The Salina Journal from Salina, Kansas on January 3, 1986 · Page 4
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The Salina Journal from Salina, Kansas · Page 4

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Friday, January 3, 1986
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Page 4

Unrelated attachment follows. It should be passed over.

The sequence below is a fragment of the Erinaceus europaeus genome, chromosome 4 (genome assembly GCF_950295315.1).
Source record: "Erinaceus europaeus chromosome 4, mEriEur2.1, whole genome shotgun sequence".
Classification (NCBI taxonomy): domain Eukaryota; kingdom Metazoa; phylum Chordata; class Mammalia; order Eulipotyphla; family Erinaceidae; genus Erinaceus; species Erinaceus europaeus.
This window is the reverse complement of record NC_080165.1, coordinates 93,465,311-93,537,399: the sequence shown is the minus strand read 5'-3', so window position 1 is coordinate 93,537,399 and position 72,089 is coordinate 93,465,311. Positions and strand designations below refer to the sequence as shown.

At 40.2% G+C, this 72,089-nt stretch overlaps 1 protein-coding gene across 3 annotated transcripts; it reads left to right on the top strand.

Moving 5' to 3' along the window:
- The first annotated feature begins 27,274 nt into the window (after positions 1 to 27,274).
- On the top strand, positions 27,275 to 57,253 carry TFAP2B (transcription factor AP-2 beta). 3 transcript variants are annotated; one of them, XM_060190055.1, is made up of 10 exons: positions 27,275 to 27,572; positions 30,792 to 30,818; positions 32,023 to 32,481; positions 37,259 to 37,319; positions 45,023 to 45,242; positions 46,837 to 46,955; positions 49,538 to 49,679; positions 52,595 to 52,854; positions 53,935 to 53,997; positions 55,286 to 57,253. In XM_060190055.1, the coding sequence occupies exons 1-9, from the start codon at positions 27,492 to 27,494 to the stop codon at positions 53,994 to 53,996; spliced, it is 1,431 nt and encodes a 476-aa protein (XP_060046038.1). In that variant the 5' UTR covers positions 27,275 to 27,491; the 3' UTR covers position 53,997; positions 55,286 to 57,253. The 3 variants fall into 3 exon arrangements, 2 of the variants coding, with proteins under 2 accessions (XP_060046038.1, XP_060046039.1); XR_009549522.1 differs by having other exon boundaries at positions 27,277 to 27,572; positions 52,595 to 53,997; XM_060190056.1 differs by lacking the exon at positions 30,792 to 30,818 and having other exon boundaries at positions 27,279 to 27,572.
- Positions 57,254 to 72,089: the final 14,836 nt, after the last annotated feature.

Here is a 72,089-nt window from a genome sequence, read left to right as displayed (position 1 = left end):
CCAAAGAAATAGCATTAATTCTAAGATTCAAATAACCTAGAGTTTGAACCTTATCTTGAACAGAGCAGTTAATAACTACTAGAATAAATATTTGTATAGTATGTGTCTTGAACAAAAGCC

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Opinion The Salina Journal Friday, January 3,1986 Page 4 THe s Journal Founded in 1871 HARRIS RAYL, Editor and Publisher KAY BERENSON, Executive Editor SCOTT SEIRER, News Editor LARRY MATHEWS, Assistant News Editor LORI BRACK, Weekend Editor JIMHAAG, Night Editor MARY JO PROCHAZKA, Associate Editor Talking together President Reagan and Soviet leader Mikhail Gorbachev Wednesday sent New Year's messages to the people of each other's nations in simultaneously televised messages from the two leaders. The words were optimistic ones: wishes for "a year of peace," "a safe prospect of peace," "a future of chistoye nyebo (Russian for clear skies) for all mankind." White House officials had emphasized before the telecast that the event was more important than the message. It was the first time U.S. and Soviet leaders had participated in such a television event. The telecast does offer reason for optimism. The exchange came after the Reagan administration had tried without success for nearly a year to obtain permission for the president to address the Soviet people on television. The sudden Soviet agreement 10 days ago came as a surprise to U.S. officials. Coupled with the beginnings of cultural exchanges, such as the coming exchange of exhibits of U.S. and Soviet collections of Impressionist and post-Impressionist paintings, the telecast agreement confirms that the Soviets are interested in reaching out to the American people. The telecast and the cultural agreements must be kept in perspective, however. It is necessary to remember that people don't make wars, governments do. Mistrust between the peoples of two nations has often followed, rather than preceded, hostility between their governments. Better understanding between the American and the Soviet people is all to the good. But the people don't order the bombs. Government leaders do that. Trust between the peoples of the two nations must be accompanied by a willingness of officials at the highest levels of both nations to believe that their counterparts on the other side prefer peace to war. Otherwise all the telecast messages, American performances of the Bolshoi Ballet and international art exhibits will be meaningless. American and Soviet citizens must continue to pressure their leaders for real action on arms control. We, and they, cannot afford to be distracted from that pressing need by nice words that are not accompanied by action. Change We overheard an interesting tidbit last week on NBC's Today show. Seems a woman was wearing a peace symbol at some gathering. She was approached by a man who asked why she was wearing a Mercedes Benz insignia. My, the times, how they are a- changin'. Rose Bowl: Farmer kind of day PASADENA — It isn't the score our team lost by, or even the humiliation that impresses one most. It's the before-dawn to after-dark hard work one endures to get the Rose Bowl experience. After all, Iowa came out here to represent the Big Ten in the Rose Bowl, and represented it very well — losing spectacularly just as the midwest conference team has done 11 out of the last 12 times. It helped for the humiliation to have company, with other powerhouses Penn State, Miami and Nebraska also getting clobbered on New Year's Day. And it was a great experience for my little band of travelers. Peggy had always wanted to see a Rose Bowl parade and I'd always wanted to see a Rose Bowl game and we finally did, after waiting enough years to have a 12-year-old grandson in tow. I look back on it rather like World War II: I wouldn't have missed it for the world; but I'm glad I don't have to do it again. And it's sure hard work. The LA papers were making the usual fun of us hick farmers, but it's a good thing we are. We were up well before milking time New Year's morning and were waiting in the drizzly dark in a Long Beach parking lot for a bus to take us to Pasadena. An hour down the foggy gray freeways with Grandson John asking cynical questions about the Sun Belt, took us to the parade route to join a million other people. Our bleacher seats, when we finally struggled our way into them, in time for the 8:20 a.m. start of the parade, provided an excellent view. Peggy pronounced her satisfaction of a dream come true, despite the constant delays which made it seem overly long from those chilly, hard benches. While Peggy caught a bus back to Long Beach, John and I took another for an hour on to the stadium. Coming down off the gassy Let them know... John McCormally HARRIS NEWS SERVICE SEN. BOB DOLE, SH141 Hart Building, Washington, D.C. 20510. Phone: 202-224-6521. SEN. NANCY KASSEBAUM, 302 Russell Building, Washington, D.C. 20510. Phone: 202-2244774. REP. PAT ROBERTS, 1519 Longworth Building, Washington. D.C. 20515. Phone: 202-225-2715. REP. JIM SLATTERY, 1729 Longworth Building, Washington, D.C. 20515. Phone: 202-225-6601. REP. BOB WmTTAKER, 332 Cannon Building, Washington, D.C. 20515. Phone: 202-225-3911. REP. DAN GLJCKMAN, 2435 Raybum Building, Washington, D.C. 20515. Phone: 202-225-6216. REP. JAN MEYERS, 1407 Longworth House Office Building, Washington, D.C., 20515. Phone: 202-225-2865. KMIfflK WHAT VOTE CONE WITHWRSILLYTABLERWNDINS \ftp.YSNDTO) \VKiOSUN\N. Space sighting, universe secrets from Stardust freeways into that green arroyo to that mag- nificient bowl is itself a memorable experience. Even while trekking through parking lots, squirming past porta-potty lines and mobbed hot dog stands, one marvels at the efficiency with which 103,000 people in tens of thousands of vehicles are funneled into so small a spot and then out again in so relatively little time and confusion. Burrowing through a clogged tunnel, one suddenly emerges inside the vast bowl, even on a cloudy day, bright with the gold of Iowa and blue of UCLA. You know about the game and the less said the better. Although you see more and get more facts about what is happening with instant replays on TV, you feel more by being there — the exhilaration, the pain. The packed stadium seems to tremble with the cheers, shriver with the moans. Our seats were good enough to give us vivid views of every one of Ronnie Harmon's fumbles. As the afternoon waned and the score mounted, the feeling grew (shared by some around us) that our team was not only playing badly, but was being coached badly. That's no expert opinion — only the disappointment that all the alleged genius behind this mighty football machine was unable to come up with a single surprise, trick, or exotic play to outwit those we could obviously not outman. But for all that, the inescapable conclusion grew that, given more than a decade's records, the Pac Ten is a tougher conference than the Big Ten. Our biggest struggle was with a couple just inboard of us on row 48, who crawled over us so many times to go to the beer stand that we were mauled more than the Iowa pass receivers. On their way back each time they dribbled beer on us from their tall cups (32 oz. for $3.50). On their way out at game's end, they fell, toppling over several other departing fans. Otherwise it seemed an orderly, fun crowd. After the game ended in the dark, our bus needed only an hour to crawl up out of the arroyo and another hour to our Long Beach parking lot. We were sitting down to supper at 8:30 in our relatives' house, only 15 hours after breakfast. A full, farmer kind of day. Poking his fun at us, the LA Times acerbic columnist Jim Murray said "the good old American farmer is in worse trouble than we thought" and that the game was "another defeat for home cooking and mom's apple pie." Not necessarily. They just know how to play out here in Playland. After this long day, we were glad we knew how to work. LOS ANGELES — If we are what we eat, Maarten Schmidt is composed partly of sand dabs. Those fish are a tasty part of the fallout from the Big Bang that got the universe rolling and led to all things bright and beautiful. Schmidt, one of the universe's more complicated efforts, is tucking into sand dabs as he talks about his vocation, astronomy. We are, he says, only superficially what we eat. We really are Stardust. Stars produce life and dust produces stars. How, exactly? He soon will have a new instrument for investigating that and other questions. Astronomers are detectives whose evidence is the light that streams toward us, passive but informative about the formation and evolution of stars. Radically improved technologies have enhanced the light- collecting capacities of existing telescopes. Soon, however, there will be a new telescope with a ten-meter reflecting mirror. It will have four times the light-gathering capacity of the telescope at Mount Palomar. The W.M. Keck Observatory will be the result of the largest private gift, $70 million from the Keck Foundation, ever made for a scientific undertaking. Its mirror will be a mosaic of 36 hexagonal mirrors six feet wide. They will be coordinated and aimed by a computer making adjustments one-one- thousandths the diameter of a human hair several times a second. Stars do not twinkle in space. They twinkle because of atmospheric distortions of light. The site for the new telescope, atop an extinct (we hope) volcano in Hawaii, is considered the world's best site. Several other telescopes are operating there, 13,600 feet above most of the distorting dust, clouds, moisture and urban lights of earth. George Will WASHINGTON POST It has been said that if God revealed to us all the secrets of the universe, we would be sunk in apathy and boredom. That gives too many people too much credit for curiosity. But worldwide, there is not enough observa- tory'time to accommodate all the curiosity of astronomers. They would like to confirm the suspected existence in a distant galaxy of a black hole (material so dense its gravity swallows light) containing a billion suns. In another galaxy there is a star that may be 30 times hotter than our sun. It would be fun to know if that is so, or if one of Saturn's moons really does have an atmosphere similar to what earth's once was. Unfortunately, science requires continuity, so there is a mismatch between the needs of science and the way Congress budgets. NASA's next splashy project, a permanently manned space station, will cost at least $8 billion, plus operating costs. It is worthwhile, because the costs are not excessive when spread over several decades, and because of the element of serendipity: Ambitious scientific enterprises are apt to have unanticipated benefits. But the space station may be a bureaucratic black hole, swallowing scarce funds and starving basic science. True, an argument for the station is the "coattail effect": Support for all space science is pulled along by the public constituency excited by manned projects. But in the budgetary triage that will be triggered by the Gramm-Rudman process, pure science is apt to be an early casualty. Sen. Pat Moynihan says Gramm-Rudman is a recipe for little government at home and little influence abroad. He could have added "and for little knowledge regarding some of the great questions of human experience." Consider this. The Nixon White House almost did not approve the space shuttle. Congress nearly killed it five times. In one vote, the shuttle survived only because a confused congressman who wanted to kill it miscast his vote. The shuttle has been disappointing in terms of costs and commercial applications. But it has been an instrument of serious science. And it can deliver large payloads, such as the space telescope. The deployment of that glorious instrument will be the high point of a year in which much of the most important news in newspapers will concern space science. Enjoy it while you can. Philistine conservatism is going to try to balance the budget by turning down the intellectual light. This month, the Voyager 2 spacecraft, passing the three-billion kilometer mark, will provide the first detailed glimpse of the planet Uranus. In eight days in March, six spacecraft sponsored by four nations will intercept Halley's comet. In May, the United States will launch probes toward Jupiter and beyond. And in August, the space telescope will be orbited, the greatest leap forward in observational astronomy since Galileo assembled his telescope — with a lens four centimers across—in 1609. 'Rocky IV' was as low, predictable as expected BOSTON — For reasons beyond my control, I am now one of the 50 million Americans who have seen "Rocky IV." It's not my fault; I was drafted. Let me hasten to say that the movie lived down to my expectations. By this time, Stallone should just name all his movies, "Pectorals V," "VI" and "VII." This cinematic combat between Rocky and the Russkie was as offensively predictable, as jingoistically implausible as the 32 blows Stallone took in the first round. But what interested me — and I use the term "interest" loosely — was not the utterly silly battle between good and evil empires. It was the battle between good and evil technologies. The script sets Rocky, the product of the American streets, against Ivan Drago, the product of Soviet science. The sum total of technological wizardry in Rocky's corner is a robot that he buys as a toy to serve his friend drinks. The Drago camp, however, comes with a full supply of high-tech printouts, with steroids and electrodes dedicated to the creation of a human fighting machine. The American trainer says of the champion, "You're all heart, Rocky." The surly Soviet trainer says of his blond contender, "It's a matter of science. Drago is a look at the future." To be honest, only a producer who had never tried to make a telephone call from Leningrad to Moscow would dare to present the Soviets as technological whizzes. Having bought bread in a Moscow bakery—first you stand in one line to make a selection, then in another to pay the cashier, and then back to Doonesbury Ellen Goodman WASHINGTON POST the first to pick up the bread — I have no fantasies about their efficiency. But the movie is not really about the U.S. and U.S.S.R. It's about Us and Them mentalities. In this case, it's Us and Them technologies. The guy with the heart comes up against the creature of science. The visual subplot (if a movie with hardly a plot has a subplot) is high tech. Among the good guys, technology is just a benign handmaiden, even a toy. Among the bad guys, it's a menace to the human spirit. Science is either something we can play with, or something out to dehumanize us. Nothing in between. It's not hard to find some real-life sources for the opposing views that make it to the center ring. We have all seen the friendly consumer products of progress in our homes: Programmed coffee makers, VCRs, microwave ovens. At the same time, we know that the world out there is full of less-benign improvements in the workings of automation or surveillance. Even our computer age comes in two distinct us-and-them modes. Computers are user-friendly or user-indifferent. "Our" computer is programmed to, literally, obey our commands. We can play games with it, write on it, add on it. But the other computers "out there" are different. To "them," we are just a number interred forever on a microchip. Those computers have the power to screw up our credit rating or give us money from a wall, to drop us uncaringly from the Social Security rolls, or in the ultimate dehumanizing act, reduce everything to ashes. It's easy to project such schizoid attitudes about technology onto the split screen and onto politics. Americans become the people with the personable robots. Soviets, the enemy, become the persons turned into robots. Good guys train by chopping wood. Bad guys train by digital readouts. But science doesn't come as pristinely outfitted with white and black hats, or with Red Stars and American stripes. I don't want to make a Grade B movie into a Class A question. Rocky's own introspection about life is limited to such poetic lines as, "I just gotta do what I gotta do." The images about men and machines get as muddled in this movie as any head that's been used as a punching bag. What you get for the price of admission is 15 rounds of blood and parody, East versus West. But you also get a look at a dangerously false dichotomy about modern technology, one that pits a guy with a "heart" against the machine man. I'm not sorry that Ivan "the future," Ivan "the machine" lost. But I have a tough time cheering for the victory of the Cro-Magnon man from Philly. "..TTtUAS ABOUT \:.ITkJA y&soti THINK, I'M READY TO GET IN TDUCHtUITHMY OH,RP,, IKHBW W/DCQM5 AROUND! I ..ANPPRINCIPLED ACTIVISM." norm. ITS HAWTOKE- UORKEOOUT A SLOGAN 7JONI5M WITHOUT S£eMIN6TDCHAM- PIONOPPOSIN6 All. MORAL GLAMOUR.. -U-' ZZZZf